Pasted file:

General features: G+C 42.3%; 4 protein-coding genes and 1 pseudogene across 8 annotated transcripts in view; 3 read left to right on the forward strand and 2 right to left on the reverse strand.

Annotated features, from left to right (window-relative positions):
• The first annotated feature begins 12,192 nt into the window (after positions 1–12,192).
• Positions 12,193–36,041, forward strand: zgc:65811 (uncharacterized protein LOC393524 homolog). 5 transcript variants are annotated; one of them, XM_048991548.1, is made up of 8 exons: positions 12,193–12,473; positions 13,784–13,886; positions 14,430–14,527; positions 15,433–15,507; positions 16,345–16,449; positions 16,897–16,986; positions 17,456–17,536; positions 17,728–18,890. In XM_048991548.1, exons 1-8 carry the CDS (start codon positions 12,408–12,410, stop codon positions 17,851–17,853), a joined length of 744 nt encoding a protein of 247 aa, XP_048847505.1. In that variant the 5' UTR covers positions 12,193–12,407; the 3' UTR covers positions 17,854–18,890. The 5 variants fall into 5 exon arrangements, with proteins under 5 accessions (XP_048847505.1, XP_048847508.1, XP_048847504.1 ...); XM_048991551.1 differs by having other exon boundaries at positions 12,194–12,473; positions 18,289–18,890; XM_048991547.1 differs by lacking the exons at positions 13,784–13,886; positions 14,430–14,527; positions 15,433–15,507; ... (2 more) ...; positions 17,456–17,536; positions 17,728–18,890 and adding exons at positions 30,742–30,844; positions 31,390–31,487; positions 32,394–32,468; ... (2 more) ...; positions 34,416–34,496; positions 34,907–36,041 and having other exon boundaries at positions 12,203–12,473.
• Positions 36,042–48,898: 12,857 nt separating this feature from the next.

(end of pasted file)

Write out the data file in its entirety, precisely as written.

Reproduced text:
General features: G+C 42.3%; 4 protein-coding genes and 1 pseudogene across 8 annotated transcripts in view; 3 read left to right on the forward strand and 2 right to left on the reverse strand.

Annotated features, from left to right (window-relative positions):
• The first annotated feature begins 12,192 nt into the window (after positions 1–12,192).
• Positions 12,193–36,041, forward strand: zgc:65811 (uncharacterized protein LOC393524 homolog). 5 transcript variants are annotated; one of them, XM_048991548.1, is made up of 8 exons: positions 12,193–12,473; positions 13,784–13,886; positions 14,430–14,527; positions 15,433–15,507; positions 16,345–16,449; positions 16,897–16,986; positions 17,456–17,536; positions 17,728–18,890. In XM_048991548.1, exons 1-8 carry the CDS (start codon positions 12,408–12,410, stop codon positions 17,851–17,853), a joined length of 744 nt encoding a protein of 247 aa, XP_048847505.1. In that variant the 5' UTR covers positions 12,193–12,407; the 3' UTR covers positions 17,854–18,890. The 5 variants fall into 5 exon arrangements, with proteins under 5 accessions (XP_048847505.1, XP_048847508.1, XP_048847504.1 ...); XM_048991551.1 differs by having other exon boundaries at positions 12,194–12,473; positions 18,289–18,890; XM_048991547.1 differs by lacking the exons at positions 13,784–13,886; positions 14,430–14,527; positions 15,433–15,507; ... (2 more) ...; positions 17,456–17,536; positions 17,728–18,890 and adding exons at positions 30,742–30,844; positions 31,390–31,487; positions 32,394–32,468; ... (2 more) ...; positions 34,416–34,496; positions 34,907–36,041 and having other exon boundaries at positions 12,203–12,473.
• Positions 36,042–48,898: 12,857 nt separating this feature from the next.